‘Mother Of The Gods’

Discovered in 1672 by Giovanni Cassini, Rhea is the ninth-largest moon in the solar system, and the second-largest of Saturn (behind Titan). Rhea is one of the smallest objects to be in hydrostatic equilibrium on account of its 75% water-ice composition and is very similar to its neighbouring moons Dione and Tethys who also orbit close to Saturn. Rhea completes an orbit of Saturn every 4 ½ days.


Fast Summary Facts About Rhea!!

  • Discovered: December 23rd 1672, by Giovanni Cassini
  • Name: From Greek mythology, Rhea is the “mother of the gods”, sister and wife of Cronos (Saturn in Roman)
  • Size: Diameter of 1,528 kilometres (949 miles)
  • Moon Rank: 9th Largest in the solar system
  • Orbit: Prograde and Circular
  • Orbit Radius: 527,100 km from Saturn
  • Orbital Period: 4 ½ days
  • Orbital Speed: 8.48 km/sec
  • Density: 1.236 g/cm3
  • Surface Temperature: -174 °C (sunlight) to - 220 °C (shade)
  • Surface: Water-ice
  • Atmosphere: Tenuous (exosphere)

More Cool Fun Facts About Saturn’s Moon Rhea!

  • Rhea was the third moon of Saturn to be discovered and one of four to be discovered by Giovanni Cassini (along with Tethys, Dione and Iapetus).
  • Despite being discovered in 1672, it was initially called Saturn V (being the 5th moon from Saturn), but in 1847 its name was changed to Rhea to avoid confusion as more moons were discovered.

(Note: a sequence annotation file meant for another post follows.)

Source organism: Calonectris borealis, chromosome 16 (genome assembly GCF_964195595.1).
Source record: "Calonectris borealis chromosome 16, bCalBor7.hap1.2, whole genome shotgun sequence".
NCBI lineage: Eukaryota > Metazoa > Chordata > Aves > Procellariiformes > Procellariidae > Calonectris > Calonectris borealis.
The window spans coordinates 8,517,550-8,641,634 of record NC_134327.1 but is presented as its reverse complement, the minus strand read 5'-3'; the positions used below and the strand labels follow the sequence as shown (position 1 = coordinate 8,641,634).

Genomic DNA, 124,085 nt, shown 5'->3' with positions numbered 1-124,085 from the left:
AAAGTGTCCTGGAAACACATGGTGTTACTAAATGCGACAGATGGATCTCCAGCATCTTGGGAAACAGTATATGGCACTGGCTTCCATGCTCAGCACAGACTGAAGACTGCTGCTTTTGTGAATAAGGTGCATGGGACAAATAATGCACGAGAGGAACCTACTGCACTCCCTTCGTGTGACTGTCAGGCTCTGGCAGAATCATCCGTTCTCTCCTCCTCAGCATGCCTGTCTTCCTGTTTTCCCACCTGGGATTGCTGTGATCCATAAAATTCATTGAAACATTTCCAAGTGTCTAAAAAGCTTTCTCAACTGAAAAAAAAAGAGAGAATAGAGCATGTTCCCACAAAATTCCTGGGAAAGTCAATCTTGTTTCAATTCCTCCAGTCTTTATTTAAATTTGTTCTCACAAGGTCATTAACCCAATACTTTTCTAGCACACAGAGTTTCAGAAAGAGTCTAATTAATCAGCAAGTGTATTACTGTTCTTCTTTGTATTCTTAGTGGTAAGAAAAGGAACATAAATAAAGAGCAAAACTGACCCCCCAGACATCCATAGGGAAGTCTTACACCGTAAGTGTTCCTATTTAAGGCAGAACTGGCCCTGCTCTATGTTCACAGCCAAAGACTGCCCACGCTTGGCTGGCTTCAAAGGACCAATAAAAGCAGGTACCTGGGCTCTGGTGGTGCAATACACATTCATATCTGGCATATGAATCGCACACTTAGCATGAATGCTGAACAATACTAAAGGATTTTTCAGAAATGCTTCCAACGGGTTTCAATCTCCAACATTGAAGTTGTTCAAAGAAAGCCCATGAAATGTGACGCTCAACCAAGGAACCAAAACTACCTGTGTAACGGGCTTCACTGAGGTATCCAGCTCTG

• Rhea is the second smallest body in the solar system, after the asteroid and dwarf planet Ceres, confirmed to be in hydrostatic equilibrium!
  • Rhea is the second largest moon of Saturn, but is only 1/3rd the size of the largest moon Titan!
  • Like many moons, Rhea is ‘tidally locked’ to Saturn as it orbits; meaning the same face of Rhea always faces Saturn. This is similar to Earth’s Moon!
  • Surface temperatures on Rhea varies from a sunny side temperature of -174 °C ( -281 °F) while in the shade it gets as low as -220 °C (-364 °F)!
  • Rhea's density is relatively low for a moon of this size, being only about 1.24 times that of liquid water. This suggests Rhea is 75% ice and 25% rocky material!
  • Rhea’s high water-ice content is evident from its high reflectivity (Albedo).
  • Rhea is similar to the moons Dione and Tethys; they are all small, cold and airless bodies. Although Rhea is more heavily cratered and therefore believed to have an older surface.
  • There is evidence that Rhea is an undifferentiated moon, meaning the rock and water-ice is mixed (rather than all the rock at the core) so is more like a dirty snowball!
  • The two largest craters on Rhea, located on the side facing away from Saturn, are ancient and about 400 and 500 km across!
  • A much smaller 48 km impact crater with bright rays extending from it, nicknamed "The Splat", is believed to be one of the youngest craters on the inner moons of Saturn!
  • The Voyager spacecraft (1 & 2) observed Rhea up-close for the first time, revealing a heavily cratered surface as well as “wispy” lines which Cassini has revealed to be bright fractures and cliffs that extend across Rhea.
  • Cassini images also reveal that the trailing hemisphere is darker in colour due to the natural darkening which occurs to water-ice over millions of years as radiation alters its surface. The lighter-coloured leading hemisphere is painted with young icy dust from Saturn's E-ring; formed from tiny particles ejected from Enceladus’ geysers!
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